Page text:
Fortunat Bergant and his Works - Abbot Leopold Buset of Kostanjevica
Date of issue: 28.05.2021
Author: Robert Žvokelj
Motive: Fortunat Bergant and his Works - Abbot Leopold Buset of Kostanjevica
Printed by: Agencija za komercijalnu djelatnost d.o.o., Zagreb, Croatia
Printing Process and Layout: 4-colour offset in sheetlets of 10 stamps
Paper: Tullis Russell Chancellor Litho PVA RMS GUM, 102 g/m2
Size: 25.56 x 48.28 mm
Perforation: Comb 14 : 14
Photo: Janko Dermastja, Narodna galerija
FORTUNAT BERGANT AND HIS WORKS
300th Anniversary of the Birth of the Painter Fortunat Bergant
In 2021 we are marking the 300th anniversary of the birth of one of the most important figures in baroque art in Slovenia, the painter Fortunat Bergant (1721– 1769).
He was born on 6 July 1721 in the village of Mekinje, but soon moved with his family to the nearby town of Kamnik. Even today, relatively little is known about his early years and work. His paintings are found across the whole of Slovenia and even beyond its borders – in Austrian Carinthia, in the Lika region of Croatia (Sinac, Otočac), in Hungary and in Italy. Among the painter’s greatest achievements from this period we may certainly count the first prizes he won in 1756 and 1758 for his drawings of male nudes while a student at the Scuola del Nudo in Rome, part of the famous Accademia di San Luca.
Bergant’s oeuvre is characterised by a distinctive style that ranges from vernacular, almost workmanlike depictions to works of remarkable technical virtuosity. It includes numerous sacred works. It is precisely in these religious images that the folk elements of his painting find expression, something that persuaded Rihard Jakopič (1869–1943) to label him “our best” painter of the past.
Among the nobility, Bergant made a name for himself as a portrait painter. No doubt potential clients were impressed by the masterfully depicted jewellery and sumptuous textiles we find in his portraits. These elements are particularly visible in the two portraits of Bergant’s patrons – Baron Wolfgang Daniel von Erberg and his wife Maria Anna. To both of them, the painter added special attributes – a letter in the Baron’s portrait and a rose in that of the Baroness. It was at his patrons’ house in Ljubljana’s Mestni Trg (Town Square) that the painter died in 1769.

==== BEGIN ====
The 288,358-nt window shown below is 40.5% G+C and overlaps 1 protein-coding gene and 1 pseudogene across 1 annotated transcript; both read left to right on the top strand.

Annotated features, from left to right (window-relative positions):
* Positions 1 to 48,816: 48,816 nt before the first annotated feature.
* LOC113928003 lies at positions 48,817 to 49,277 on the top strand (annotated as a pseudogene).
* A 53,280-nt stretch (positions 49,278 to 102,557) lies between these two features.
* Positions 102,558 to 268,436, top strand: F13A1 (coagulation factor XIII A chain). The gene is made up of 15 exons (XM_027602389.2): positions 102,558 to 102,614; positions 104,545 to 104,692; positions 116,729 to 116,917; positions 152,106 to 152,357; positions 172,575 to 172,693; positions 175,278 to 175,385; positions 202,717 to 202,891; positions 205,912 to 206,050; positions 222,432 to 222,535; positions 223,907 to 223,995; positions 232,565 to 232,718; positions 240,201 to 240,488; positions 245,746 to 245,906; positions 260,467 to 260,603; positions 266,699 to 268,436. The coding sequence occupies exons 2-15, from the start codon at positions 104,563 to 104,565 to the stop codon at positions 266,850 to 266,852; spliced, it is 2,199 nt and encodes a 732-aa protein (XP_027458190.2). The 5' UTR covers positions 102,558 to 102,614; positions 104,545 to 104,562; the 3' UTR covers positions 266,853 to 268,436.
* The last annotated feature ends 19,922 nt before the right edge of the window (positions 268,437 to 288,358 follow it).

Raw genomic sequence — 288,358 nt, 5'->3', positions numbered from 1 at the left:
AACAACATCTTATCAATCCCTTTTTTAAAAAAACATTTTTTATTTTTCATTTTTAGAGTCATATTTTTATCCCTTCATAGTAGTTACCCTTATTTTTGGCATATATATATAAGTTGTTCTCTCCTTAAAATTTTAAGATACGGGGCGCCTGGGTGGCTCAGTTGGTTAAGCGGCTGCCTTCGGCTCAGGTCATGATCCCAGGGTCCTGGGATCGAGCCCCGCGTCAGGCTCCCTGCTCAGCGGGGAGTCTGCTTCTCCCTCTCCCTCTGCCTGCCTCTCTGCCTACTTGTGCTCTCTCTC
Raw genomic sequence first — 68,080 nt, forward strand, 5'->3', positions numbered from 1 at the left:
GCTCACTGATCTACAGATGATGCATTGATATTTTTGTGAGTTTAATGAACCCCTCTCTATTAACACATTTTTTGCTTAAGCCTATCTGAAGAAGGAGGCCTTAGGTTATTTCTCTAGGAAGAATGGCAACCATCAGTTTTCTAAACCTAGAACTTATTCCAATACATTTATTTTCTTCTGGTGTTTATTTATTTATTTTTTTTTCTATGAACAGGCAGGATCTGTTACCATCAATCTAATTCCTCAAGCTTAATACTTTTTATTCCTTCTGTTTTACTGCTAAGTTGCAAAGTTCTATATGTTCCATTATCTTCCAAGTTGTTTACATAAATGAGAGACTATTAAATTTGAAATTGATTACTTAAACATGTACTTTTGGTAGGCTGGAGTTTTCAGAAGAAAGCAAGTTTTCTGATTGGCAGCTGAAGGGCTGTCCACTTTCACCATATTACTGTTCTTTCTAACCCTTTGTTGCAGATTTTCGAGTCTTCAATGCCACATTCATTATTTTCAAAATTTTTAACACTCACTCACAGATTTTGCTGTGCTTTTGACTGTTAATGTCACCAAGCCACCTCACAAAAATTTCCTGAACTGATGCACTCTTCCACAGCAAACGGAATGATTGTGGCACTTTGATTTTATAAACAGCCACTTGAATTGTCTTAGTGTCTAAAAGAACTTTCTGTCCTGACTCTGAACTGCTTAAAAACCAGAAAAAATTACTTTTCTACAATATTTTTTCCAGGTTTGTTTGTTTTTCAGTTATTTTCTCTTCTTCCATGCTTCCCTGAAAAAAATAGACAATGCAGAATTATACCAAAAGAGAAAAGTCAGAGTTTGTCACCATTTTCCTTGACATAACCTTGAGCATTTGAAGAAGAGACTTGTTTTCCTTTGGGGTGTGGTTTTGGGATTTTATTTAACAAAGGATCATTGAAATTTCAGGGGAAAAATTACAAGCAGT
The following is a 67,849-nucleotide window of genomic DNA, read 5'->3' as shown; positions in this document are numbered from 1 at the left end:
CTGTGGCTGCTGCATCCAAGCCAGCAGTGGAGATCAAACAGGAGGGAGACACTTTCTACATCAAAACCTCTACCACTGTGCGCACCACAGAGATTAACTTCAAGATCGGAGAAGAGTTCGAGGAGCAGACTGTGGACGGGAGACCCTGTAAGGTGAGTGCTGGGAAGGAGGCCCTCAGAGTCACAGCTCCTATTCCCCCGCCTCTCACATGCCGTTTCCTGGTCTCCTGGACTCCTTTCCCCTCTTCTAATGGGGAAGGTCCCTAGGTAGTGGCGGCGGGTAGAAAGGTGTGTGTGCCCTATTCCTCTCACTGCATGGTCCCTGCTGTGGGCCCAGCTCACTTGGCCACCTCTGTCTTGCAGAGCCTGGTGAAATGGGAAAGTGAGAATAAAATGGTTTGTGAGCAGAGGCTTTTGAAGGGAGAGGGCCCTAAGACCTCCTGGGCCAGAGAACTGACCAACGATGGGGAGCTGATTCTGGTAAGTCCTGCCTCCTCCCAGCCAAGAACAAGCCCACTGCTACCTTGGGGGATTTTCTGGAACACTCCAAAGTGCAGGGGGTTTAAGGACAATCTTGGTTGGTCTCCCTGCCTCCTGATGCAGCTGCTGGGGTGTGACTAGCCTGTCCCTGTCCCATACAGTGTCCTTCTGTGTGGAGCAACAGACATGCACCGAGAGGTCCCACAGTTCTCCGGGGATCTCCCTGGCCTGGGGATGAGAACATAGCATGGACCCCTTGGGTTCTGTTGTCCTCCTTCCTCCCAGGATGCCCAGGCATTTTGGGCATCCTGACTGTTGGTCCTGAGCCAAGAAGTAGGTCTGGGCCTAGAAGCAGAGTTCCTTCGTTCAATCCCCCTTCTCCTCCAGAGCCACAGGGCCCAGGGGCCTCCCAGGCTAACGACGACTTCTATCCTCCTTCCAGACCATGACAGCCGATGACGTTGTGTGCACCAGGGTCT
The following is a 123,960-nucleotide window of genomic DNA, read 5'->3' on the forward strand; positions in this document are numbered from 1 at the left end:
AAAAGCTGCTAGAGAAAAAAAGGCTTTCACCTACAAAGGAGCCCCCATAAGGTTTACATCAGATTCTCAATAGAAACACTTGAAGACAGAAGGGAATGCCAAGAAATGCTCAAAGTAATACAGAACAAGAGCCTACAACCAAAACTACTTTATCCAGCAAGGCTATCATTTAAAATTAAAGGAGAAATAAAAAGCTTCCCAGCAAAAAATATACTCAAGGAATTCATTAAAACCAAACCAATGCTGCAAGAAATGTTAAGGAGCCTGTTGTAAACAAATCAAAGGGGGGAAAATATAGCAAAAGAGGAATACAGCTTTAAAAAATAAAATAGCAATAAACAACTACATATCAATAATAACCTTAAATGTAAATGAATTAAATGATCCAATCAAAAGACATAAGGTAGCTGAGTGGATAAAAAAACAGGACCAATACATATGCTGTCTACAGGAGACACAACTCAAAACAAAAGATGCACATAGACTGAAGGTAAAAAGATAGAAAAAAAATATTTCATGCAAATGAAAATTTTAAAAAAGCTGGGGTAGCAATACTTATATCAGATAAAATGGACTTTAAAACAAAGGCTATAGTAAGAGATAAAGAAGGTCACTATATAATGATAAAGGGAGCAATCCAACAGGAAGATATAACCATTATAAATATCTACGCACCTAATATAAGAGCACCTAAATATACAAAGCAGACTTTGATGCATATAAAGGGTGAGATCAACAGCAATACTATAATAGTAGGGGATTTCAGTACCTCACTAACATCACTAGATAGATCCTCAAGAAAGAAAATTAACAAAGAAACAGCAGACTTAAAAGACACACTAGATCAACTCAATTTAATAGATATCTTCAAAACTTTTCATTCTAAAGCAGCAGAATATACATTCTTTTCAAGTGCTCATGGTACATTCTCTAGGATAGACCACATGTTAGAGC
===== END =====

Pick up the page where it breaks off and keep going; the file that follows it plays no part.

In addition to Carniolan nobility, numerous ecclesiastical dignitaries found their way onto Bergant’s canvases. The lace vestments in his portrait of Abbot Leopold Buset of Kostjanevica Abbey are depicted with remarkable exactitude, while the gold pectoral cross decorated with precious stones that hangs from the Abbot’s neck is particularly distinctive. Like Bergant’s other subjects, the Abbot holds an attribute in his hands: the plans for the baroque remodelling of the Cistercian abbey at Kostanjevica na Krki, on a folded corner of which the painter has added his own signature – as he did on many of his paintings.
His paintings of a pretzel maker and bird seller, shown holding (respectively) a pretzel and a birdcage and dressed in poor, shabby clothes, have a more humorous tone and symbolise another side of the society of that age.
Katra Meke, National Gallery